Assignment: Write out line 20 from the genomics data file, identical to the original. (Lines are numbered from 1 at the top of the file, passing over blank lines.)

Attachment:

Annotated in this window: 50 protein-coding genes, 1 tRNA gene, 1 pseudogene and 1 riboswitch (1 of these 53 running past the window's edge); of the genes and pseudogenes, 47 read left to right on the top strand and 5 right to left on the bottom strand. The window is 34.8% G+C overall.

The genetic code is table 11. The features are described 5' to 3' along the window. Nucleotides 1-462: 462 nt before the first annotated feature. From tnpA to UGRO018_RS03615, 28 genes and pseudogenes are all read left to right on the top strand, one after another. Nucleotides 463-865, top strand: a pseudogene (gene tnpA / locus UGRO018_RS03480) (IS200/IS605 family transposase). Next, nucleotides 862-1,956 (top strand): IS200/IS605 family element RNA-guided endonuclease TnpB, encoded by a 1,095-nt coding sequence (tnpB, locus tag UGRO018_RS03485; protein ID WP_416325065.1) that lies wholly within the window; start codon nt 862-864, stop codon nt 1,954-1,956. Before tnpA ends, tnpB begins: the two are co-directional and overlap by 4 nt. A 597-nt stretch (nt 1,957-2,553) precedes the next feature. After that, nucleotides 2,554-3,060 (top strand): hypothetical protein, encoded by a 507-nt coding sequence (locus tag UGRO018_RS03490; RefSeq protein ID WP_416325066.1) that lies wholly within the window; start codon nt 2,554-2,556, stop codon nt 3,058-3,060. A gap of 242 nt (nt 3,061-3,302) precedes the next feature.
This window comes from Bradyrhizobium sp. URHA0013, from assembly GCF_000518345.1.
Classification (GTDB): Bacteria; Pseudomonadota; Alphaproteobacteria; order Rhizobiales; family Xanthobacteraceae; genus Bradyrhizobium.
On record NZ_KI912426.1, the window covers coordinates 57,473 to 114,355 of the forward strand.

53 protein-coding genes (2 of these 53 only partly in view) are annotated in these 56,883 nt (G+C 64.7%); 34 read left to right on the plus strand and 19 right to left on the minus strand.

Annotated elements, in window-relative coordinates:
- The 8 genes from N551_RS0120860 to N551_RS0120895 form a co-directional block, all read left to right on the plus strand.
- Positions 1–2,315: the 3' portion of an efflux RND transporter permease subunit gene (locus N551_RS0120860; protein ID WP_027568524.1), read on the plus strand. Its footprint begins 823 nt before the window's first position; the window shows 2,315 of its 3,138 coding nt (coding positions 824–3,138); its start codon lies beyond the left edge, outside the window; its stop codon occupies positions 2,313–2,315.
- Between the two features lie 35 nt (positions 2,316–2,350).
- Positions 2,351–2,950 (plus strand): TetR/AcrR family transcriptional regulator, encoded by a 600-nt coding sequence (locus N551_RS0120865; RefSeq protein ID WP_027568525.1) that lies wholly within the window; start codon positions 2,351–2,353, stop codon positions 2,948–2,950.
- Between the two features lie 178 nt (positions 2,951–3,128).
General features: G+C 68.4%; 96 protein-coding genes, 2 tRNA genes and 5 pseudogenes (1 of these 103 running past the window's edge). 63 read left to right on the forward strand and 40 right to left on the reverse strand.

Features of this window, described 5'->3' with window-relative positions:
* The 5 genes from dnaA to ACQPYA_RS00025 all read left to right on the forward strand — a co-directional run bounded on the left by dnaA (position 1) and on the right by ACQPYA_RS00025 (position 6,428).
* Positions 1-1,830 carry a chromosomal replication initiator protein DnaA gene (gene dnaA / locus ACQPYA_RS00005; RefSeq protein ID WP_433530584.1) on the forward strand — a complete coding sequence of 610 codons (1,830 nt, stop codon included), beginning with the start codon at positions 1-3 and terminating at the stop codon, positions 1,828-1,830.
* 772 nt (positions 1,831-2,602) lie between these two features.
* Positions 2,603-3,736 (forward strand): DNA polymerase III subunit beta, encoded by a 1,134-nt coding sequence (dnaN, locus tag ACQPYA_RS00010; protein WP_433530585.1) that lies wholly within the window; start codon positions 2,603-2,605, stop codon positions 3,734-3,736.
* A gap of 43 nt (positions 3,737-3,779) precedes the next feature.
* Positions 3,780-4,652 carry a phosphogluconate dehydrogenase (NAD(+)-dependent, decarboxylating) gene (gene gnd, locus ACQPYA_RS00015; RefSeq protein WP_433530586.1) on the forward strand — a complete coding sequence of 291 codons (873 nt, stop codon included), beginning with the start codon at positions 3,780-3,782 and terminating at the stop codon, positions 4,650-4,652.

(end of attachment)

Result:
* Positions 3,780-4,652 carry a phosphogluconate dehydrogenase (NAD(+)-dependent, decarboxylating) gene (gene gnd, locus ACQPYA_RS00015; RefSeq protein WP_433530586.1) on the forward strand — a complete coding sequence of 291 codons (873 nt, stop codon included), beginning with the start codon at positions 3,780-3,782 and terminating at the stop codon, positions 4,650-4,652.